How Business Should Respond to Covid-19

Tips for how you can respond to the Covid-19 crisis.

Note from Sarah: This article was originally sent via my newsletter. Newsletter subscribers receive essay style pieces like this before anyone else. Click here to subscribe!

I did have a different newsletter topic planned for this week (explaining why we’ve shifted 90% of our business to productized services), but I wanted to press pause on that and talk a bit about the pandemic that’s we’re all dealing with, and what you may want to be thinking about as a business. In a previous career, I worked in public communications and was responsible for planning and handling communications around disasters and crisis. I also became FEMA certified in emergency/disaster response. Plus, I’ve worked from home for over a decade.

That’s all to say, I know a thing or two about this and wanted to share some knowledge and perspective.

Be transparent. If you’re a business that has a bricks and mortar presence, meaning that people can come to your workplace, be very very clear about your response to this situation. My friends and neighbors Mom & Pop Wine Shop did a great job of addressing this this week, and you can read that here. What’s notable is that they clearly told their customers what actions they’re taking and also about their ongoing protocols.

Don’t use a crisis as a marketing opportunity. Just don’t. I’ve already had my inbox filled with promotions mentioning COVID-19 and I am appalled. I know it may be tempting, especially since for bricks and mortar businesses, you can take a real hit, but that’s not the way to do it.

Do get creative about how you can do your work. If you’re not used to remote work, here are some of my favorite tools: Loom (creating walk-through type videos), Zoom (video conferencing), Google Docs (did you know you can do chat right on a document so you can collaborate in real-time?), Slack, and obviously good old fashioned phone calls.

Don’t feel pressured to do something you’re not comfortable with. If clients are mad you’re not available for in-person meetings, for example, that’s on them, not you. If you cancel an event and get blow-back, again, you’re doing the right thing. If a family member is in a high risk group and you choose to isolate yourself to protect them, you’re doing the right thing. One of the things I learned in my FEMA training was that bad things happen when folks cave to pressure like this.

If you’re not used to working from home, keep the following in mind:

  • Stand up and move around. Seriously. In an office, you’re probably getting up and talking to coworkers, walking down the street to get coffee and hanging out in a breakroom. It’s very easy in a WFH to just forget about that and you can seriously injure yourself. If you have a fitbit or similar device, you can program it to nudge you.
  • Understand that your schedule and workflow may be different at home versus in an office. This isn’t a failing on your part—you’ll figure it out.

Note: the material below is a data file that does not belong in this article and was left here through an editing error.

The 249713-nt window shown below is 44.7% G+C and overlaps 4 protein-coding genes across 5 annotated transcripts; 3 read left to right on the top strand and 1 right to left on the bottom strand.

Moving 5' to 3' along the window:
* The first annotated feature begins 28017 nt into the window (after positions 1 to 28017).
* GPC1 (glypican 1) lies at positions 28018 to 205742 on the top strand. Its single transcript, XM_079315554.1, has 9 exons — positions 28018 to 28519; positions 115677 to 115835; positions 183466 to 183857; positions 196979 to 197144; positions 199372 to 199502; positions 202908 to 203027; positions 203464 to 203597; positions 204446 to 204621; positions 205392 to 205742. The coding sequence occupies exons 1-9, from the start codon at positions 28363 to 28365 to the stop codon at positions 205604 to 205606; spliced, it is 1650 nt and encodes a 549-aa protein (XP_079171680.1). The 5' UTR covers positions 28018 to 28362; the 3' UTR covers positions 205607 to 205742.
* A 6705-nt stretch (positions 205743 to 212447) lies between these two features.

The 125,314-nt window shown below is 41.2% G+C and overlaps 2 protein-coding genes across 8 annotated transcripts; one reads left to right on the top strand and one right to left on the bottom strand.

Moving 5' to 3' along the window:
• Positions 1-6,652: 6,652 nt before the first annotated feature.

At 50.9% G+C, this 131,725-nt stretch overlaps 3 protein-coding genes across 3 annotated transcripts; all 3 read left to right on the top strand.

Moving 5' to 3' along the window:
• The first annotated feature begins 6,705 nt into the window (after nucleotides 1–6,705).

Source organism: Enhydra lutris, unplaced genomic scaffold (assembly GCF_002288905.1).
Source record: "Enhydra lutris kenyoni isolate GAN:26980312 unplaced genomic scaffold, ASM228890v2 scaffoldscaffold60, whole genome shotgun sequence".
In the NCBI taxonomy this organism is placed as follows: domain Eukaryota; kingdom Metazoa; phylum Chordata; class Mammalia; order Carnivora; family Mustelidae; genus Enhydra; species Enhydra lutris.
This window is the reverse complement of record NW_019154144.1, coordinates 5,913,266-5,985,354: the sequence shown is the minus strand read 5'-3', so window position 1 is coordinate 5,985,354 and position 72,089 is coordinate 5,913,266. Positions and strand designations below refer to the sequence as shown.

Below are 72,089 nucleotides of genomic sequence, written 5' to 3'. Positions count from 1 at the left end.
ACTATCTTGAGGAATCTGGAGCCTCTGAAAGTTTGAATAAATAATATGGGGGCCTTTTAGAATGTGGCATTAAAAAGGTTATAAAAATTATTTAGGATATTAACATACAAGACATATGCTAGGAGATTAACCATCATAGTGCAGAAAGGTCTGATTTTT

• Don’t forget to eat and drink water! (Ask me how I know.)
  • Keep colleagues in the loop. When you’re not used to remote work, it’s easy to inadvertently omit important communication and that can lead to hurt feelings and other problems. Make sure that before you make a decision or take action everyone who needs to know, does. This way, when you return to the office, everyone will still feel okay about everyone else!

WHAT ELSE SHOULD YOU THINK ABOUT?

Think about how you can support small, local businesses in particular. These folks get hit really hard even in small crisis-type events, and a larger scale one can kill a small business. Support your neighborhood businesses as you’re able.

Don’t forget about freelancers and service providers. Folks like piano tuners, photographers, event planners, caterers… they are all facing cancelations right now. If you have future needs, reaching out to these folks now can make a huge difference in their ability to stay in business.

Check on your neighbors. Our neighbors are older folks, putting them in a high risk category, and we text them regularly to make sure they’re okay and ask if they need anything.

Reach out to your friends and colleagues new to working from home. I’ve worked from a home office (our studio is a converted garage) for over a decade—staying home is no biggie for me. However, for folks who are used to going to a workplace every day, the transition to working from home can be extremely socially isolating and stressful. FaceTime and Zoom can be a lifeline for these folks.

If you’re a solo worker/freelancer, ask for and offer help. This is a biggie. Those of us who work for themselves should lean on our networks and offer help. Make backup plans with your network about project coverage and referrals. It’s better to do this now, rather than when you need it.

Take care of your own wellbeing. Working from home and limiting social contact can be very difficult. Take time for your hobbies, read a good book, and make sure you’re checking in with yourself.

Wishing you all good health and wellness during this difficult time.

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